Léa Vicky Magne Domgho, Lunze Lubanga et Gert-Jan Stads




International Food Policy Research Institute and Institut National pour l’Étude et la Recherche Agronomiques.

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Key trends

  • DR Congo’s agricultural research spending doubled (in inflation-adjusted terms) during 2009–2013 following government efforts to revitalize the agricultural sector and the launch of a number of donor-funded projects, including PDPC, PARRSA, and PAPAKIN. However, reduced government funding in more recent years has prompted a steady decline in the country's agricultural research investment.  
  • As of 2016, DR Congo invested just 0.24 percent of its AgGDP in agricultural research, which is among the lowest levels in Africa.
  • The country's agricultural researcher numbers grew by 60 percent during 2009–2016, although most of these newly recruited researchers held only BSc or MSc degrees.

Current challenges

  • Numerous factors present challenges to the effective conduct of agricultural research, including derelict buildings and equipment, insufficient access to vehicles to conduct field research, frequent power outages that disrupt trials, unreliable Internet access, lack of up-to-date computer technology and software, and poor communication channels between headquarters and remote stations across this vast country.
  • INERA and the other government agencies continue to lack a critical mass of scientists qualified to the PhD level (and many of those with PhD degrees are approaching retirement age). Low public-sector salaries act as a disincentive for younger PhD-qualified scientists to pursue careers in research; many choose careers in the private sector instead.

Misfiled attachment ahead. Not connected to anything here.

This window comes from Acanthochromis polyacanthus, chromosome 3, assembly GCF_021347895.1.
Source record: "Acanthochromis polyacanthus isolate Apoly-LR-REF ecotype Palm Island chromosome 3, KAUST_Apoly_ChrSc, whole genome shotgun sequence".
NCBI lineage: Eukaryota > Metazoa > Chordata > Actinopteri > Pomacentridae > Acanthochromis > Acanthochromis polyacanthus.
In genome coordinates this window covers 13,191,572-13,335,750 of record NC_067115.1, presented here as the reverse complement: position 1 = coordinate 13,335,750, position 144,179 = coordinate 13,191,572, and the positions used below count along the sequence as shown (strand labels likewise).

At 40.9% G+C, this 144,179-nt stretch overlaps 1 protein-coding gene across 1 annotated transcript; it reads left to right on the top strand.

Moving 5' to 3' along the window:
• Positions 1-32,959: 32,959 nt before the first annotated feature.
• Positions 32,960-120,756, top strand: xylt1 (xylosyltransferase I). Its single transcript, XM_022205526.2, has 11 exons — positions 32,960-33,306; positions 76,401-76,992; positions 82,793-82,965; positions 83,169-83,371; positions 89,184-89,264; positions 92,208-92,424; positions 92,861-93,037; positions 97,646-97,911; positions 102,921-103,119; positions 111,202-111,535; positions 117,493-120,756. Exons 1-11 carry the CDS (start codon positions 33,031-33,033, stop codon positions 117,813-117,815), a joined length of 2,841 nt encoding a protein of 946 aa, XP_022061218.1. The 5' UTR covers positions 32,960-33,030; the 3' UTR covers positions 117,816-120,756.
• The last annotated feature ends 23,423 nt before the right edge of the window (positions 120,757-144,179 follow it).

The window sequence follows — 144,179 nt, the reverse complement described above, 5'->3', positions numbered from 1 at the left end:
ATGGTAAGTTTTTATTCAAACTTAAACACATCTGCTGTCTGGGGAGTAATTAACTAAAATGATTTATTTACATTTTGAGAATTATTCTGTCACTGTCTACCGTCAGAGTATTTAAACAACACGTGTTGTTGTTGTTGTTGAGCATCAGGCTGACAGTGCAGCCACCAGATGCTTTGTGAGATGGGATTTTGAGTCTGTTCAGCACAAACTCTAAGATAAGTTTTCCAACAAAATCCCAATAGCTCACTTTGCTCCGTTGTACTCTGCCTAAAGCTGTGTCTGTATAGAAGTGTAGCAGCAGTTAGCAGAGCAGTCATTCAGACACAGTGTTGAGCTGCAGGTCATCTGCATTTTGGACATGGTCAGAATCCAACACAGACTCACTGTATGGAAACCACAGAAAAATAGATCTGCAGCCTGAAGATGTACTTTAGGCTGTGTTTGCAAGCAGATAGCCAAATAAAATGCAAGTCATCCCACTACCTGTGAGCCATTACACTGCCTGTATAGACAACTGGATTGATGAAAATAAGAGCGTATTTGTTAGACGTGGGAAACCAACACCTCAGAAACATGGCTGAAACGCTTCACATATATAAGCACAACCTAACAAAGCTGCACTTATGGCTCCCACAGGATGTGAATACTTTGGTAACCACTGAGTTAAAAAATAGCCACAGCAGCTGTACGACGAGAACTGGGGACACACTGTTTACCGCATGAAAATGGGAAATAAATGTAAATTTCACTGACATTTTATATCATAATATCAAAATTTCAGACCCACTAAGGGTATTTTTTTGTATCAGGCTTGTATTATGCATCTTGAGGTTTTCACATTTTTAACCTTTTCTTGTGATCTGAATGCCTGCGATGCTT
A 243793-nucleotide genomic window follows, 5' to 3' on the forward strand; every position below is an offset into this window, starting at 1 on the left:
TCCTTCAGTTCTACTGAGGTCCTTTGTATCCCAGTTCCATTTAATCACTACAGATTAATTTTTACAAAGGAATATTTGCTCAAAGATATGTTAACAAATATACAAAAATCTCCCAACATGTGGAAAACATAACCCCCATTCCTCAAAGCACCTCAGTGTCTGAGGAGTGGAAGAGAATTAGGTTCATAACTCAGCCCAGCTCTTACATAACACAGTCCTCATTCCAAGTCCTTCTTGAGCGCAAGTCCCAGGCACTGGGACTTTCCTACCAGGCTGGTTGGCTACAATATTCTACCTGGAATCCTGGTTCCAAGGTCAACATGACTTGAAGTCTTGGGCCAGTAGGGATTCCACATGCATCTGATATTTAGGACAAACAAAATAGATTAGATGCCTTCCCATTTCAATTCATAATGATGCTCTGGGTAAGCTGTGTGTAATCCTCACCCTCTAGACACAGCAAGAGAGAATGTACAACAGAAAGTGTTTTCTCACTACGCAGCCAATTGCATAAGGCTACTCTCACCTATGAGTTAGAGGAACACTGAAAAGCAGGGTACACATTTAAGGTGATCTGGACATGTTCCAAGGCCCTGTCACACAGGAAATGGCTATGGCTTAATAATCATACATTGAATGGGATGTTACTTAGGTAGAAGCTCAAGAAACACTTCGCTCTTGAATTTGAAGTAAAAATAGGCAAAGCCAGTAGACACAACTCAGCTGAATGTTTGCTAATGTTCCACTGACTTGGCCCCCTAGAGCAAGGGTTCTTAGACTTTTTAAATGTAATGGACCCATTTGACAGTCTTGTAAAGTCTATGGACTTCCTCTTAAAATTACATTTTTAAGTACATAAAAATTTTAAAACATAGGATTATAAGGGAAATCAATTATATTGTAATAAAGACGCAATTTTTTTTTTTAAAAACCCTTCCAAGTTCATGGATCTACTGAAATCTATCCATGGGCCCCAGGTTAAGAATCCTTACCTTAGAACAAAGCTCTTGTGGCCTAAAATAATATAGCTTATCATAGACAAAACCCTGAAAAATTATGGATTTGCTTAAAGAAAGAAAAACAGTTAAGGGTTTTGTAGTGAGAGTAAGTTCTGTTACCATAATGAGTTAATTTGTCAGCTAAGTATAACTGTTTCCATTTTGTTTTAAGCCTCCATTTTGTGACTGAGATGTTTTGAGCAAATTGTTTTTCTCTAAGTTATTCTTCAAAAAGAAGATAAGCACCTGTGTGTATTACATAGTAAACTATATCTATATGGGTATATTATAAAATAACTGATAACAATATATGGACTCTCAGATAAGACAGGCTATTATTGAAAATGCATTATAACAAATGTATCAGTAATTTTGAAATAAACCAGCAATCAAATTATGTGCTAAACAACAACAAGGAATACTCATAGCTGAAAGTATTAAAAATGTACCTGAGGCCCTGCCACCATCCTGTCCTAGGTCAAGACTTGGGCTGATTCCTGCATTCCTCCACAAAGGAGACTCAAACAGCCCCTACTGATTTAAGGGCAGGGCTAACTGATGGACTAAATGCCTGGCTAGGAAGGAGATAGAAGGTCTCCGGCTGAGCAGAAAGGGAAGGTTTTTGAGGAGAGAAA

Policy options

  • DRC's low investment levels in agricultural research are in stark contrast with the ambitious goals set in the government's National Agricultural Investment Plan (2014–2020). To accelerate agricultural productivity, the government will need to increase its investment in agricultural research, particularly in research staff training and infrastructure upgrades.
  • The private sector funding potential remains largely untapped in DR Congo. Cultivating private funding involves providing a more enabling policy environment in terms of tax incentives, protection of intellectual property rights, and regulatory reforms to encourage the spill-in of international technologies.